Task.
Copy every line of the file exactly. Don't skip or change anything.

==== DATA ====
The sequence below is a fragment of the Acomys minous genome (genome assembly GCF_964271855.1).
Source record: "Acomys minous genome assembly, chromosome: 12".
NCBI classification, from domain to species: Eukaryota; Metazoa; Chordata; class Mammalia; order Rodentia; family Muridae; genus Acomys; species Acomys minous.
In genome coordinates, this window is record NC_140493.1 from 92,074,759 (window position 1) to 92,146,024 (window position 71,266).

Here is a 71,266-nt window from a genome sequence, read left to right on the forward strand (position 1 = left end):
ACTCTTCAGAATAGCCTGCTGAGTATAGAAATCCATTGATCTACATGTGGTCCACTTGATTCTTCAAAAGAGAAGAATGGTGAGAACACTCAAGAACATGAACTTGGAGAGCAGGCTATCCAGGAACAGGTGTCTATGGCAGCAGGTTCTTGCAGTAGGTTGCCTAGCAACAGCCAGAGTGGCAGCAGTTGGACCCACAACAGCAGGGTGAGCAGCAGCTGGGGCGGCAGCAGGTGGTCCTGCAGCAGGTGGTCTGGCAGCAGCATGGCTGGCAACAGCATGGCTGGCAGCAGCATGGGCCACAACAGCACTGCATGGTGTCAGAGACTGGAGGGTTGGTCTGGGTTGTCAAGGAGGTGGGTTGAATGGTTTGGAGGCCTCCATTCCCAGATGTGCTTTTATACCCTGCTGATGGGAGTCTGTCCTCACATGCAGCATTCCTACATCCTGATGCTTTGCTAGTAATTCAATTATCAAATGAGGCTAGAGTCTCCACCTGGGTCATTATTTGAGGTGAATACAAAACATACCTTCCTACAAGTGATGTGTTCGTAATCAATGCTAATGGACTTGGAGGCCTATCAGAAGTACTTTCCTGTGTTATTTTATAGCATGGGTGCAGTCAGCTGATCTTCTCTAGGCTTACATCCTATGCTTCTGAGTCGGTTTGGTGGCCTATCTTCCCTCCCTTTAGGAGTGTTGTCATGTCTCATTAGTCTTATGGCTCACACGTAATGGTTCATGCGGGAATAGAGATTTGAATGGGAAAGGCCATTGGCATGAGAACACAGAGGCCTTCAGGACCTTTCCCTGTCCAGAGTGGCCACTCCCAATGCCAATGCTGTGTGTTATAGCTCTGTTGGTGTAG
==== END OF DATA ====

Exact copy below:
The sequence below is a fragment of the Acomys minous genome (genome assembly GCF_964271855.1).
Source record: "Acomys minous genome assembly, chromosome: 12".
NCBI classification, from domain to species: Eukaryota; Metazoa; Chordata; class Mammalia; order Rodentia; family Muridae; genus Acomys; species Acomys minous.
In genome coordinates, this window is record NC_140493.1 from 92,074,759 (window position 1) to 92,146,024 (window position 71,266).

Here is a 71,266-nt window from a genome sequence, read left to right on the forward strand (position 1 = left end):
ACTCTTCAGAATAGCCTGCTGAGTATAGAAATCCATTGATCTACATGTGGTCCACTTGATTCTTCAAAAGAGAAGAATGGTGAGAACACTCAAGAACATGAACTTGGAGAGCAGGCTATCCAGGAACAGGTGTCTATGGCAGCAGGTTCTTGCAGTAGGTTGCCTAGCAACAGCCAGAGTGGCAGCAGTTGGACCCACAACAGCAGGGTGAGCAGCAGCTGGGGCGGCAGCAGGTGGTCCTGCAGCAGGTGGTCTGGCAGCAGCATGGCTGGCAACAGCATGGCTGGCAGCAGCATGGGCCACAACAGCACTGCATGGTGTCAGAGACTGGAGGGTTGGTCTGGGTTGTCAAGGAGGTGGGTTGAATGGTTTGGAGGCCTCCATTCCCAGATGTGCTTTTATACCCTGCTGATGGGAGTCTGTCCTCACATGCAGCATTCCTACATCCTGATGCTTTGCTAGTAATTCAATTATCAAATGAGGCTAGAGTCTCCACCTGGGTCATTATTTGAGGTGAATACAAAACATACCTTCCTACAAGTGATGTGTTCGTAATCAATGCTAATGGACTTGGAGGCCTATCAGAAGTACTTTCCTGTGTTATTTTATAGCATGGGTGCAGTCAGCTGATCTTCTCTAGGCTTACATCCTATGCTTCTGAGTCGGTTTGGTGGCCTATCTTCCCTCCCTTTAGGAGTGTTGTCATGTCTCATTAGTCTTATGGCTCACACGTAATGGTTCATGCGGGAATAGAGATTTGAATGGGAAAGGCCATTGGCATGAGAACACAGAGGCCTTCAGGACCTTTCCCTGTCCAGAGTGGCCACTCCCAATGCCAATGCTGTGTGTTATAGCTCTGTTGGTGTAG